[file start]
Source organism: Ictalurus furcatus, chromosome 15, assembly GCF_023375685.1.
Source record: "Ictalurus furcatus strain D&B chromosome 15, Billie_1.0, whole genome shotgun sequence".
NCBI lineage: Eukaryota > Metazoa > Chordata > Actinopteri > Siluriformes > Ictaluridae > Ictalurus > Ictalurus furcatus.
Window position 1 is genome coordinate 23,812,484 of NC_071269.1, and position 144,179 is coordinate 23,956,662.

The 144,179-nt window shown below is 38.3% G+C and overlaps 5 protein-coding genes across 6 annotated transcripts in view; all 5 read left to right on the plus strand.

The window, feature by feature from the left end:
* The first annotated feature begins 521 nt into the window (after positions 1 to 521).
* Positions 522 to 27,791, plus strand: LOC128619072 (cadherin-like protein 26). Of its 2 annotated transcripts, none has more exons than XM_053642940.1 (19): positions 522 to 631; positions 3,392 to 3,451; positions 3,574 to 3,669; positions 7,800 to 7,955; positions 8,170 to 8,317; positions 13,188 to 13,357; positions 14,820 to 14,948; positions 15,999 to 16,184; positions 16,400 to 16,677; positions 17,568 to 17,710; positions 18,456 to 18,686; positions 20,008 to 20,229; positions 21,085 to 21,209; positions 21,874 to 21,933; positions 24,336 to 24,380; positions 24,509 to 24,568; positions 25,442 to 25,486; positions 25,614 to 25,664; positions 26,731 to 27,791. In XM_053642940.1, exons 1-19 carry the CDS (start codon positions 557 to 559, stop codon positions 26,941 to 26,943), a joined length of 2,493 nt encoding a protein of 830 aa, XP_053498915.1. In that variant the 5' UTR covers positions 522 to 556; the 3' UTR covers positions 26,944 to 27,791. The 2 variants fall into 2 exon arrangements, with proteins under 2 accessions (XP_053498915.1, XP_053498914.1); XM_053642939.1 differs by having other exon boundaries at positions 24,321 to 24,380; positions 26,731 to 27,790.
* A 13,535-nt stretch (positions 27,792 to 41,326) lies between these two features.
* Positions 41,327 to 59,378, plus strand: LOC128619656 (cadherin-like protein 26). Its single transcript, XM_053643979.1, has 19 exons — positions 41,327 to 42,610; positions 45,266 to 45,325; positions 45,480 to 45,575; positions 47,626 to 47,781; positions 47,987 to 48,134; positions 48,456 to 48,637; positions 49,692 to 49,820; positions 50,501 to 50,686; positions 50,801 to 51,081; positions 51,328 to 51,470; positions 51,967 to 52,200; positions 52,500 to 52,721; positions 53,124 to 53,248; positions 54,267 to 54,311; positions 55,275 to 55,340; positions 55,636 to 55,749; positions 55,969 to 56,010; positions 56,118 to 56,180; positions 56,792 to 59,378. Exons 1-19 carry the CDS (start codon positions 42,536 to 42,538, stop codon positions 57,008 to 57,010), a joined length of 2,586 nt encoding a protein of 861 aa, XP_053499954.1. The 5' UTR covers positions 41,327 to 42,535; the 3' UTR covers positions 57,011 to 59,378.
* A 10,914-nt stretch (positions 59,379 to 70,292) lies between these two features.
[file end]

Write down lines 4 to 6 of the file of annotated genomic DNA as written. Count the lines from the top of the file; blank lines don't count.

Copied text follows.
Window position 1 is genome coordinate 23,812,484 of NC_071269.1, and position 144,179 is coordinate 23,956,662.

The 144,179-nt window shown below is 38.3% G+C and overlaps 5 protein-coding genes across 6 annotated transcripts in view; all 5 read left to right on the plus strand.

The window, feature by feature from the left end: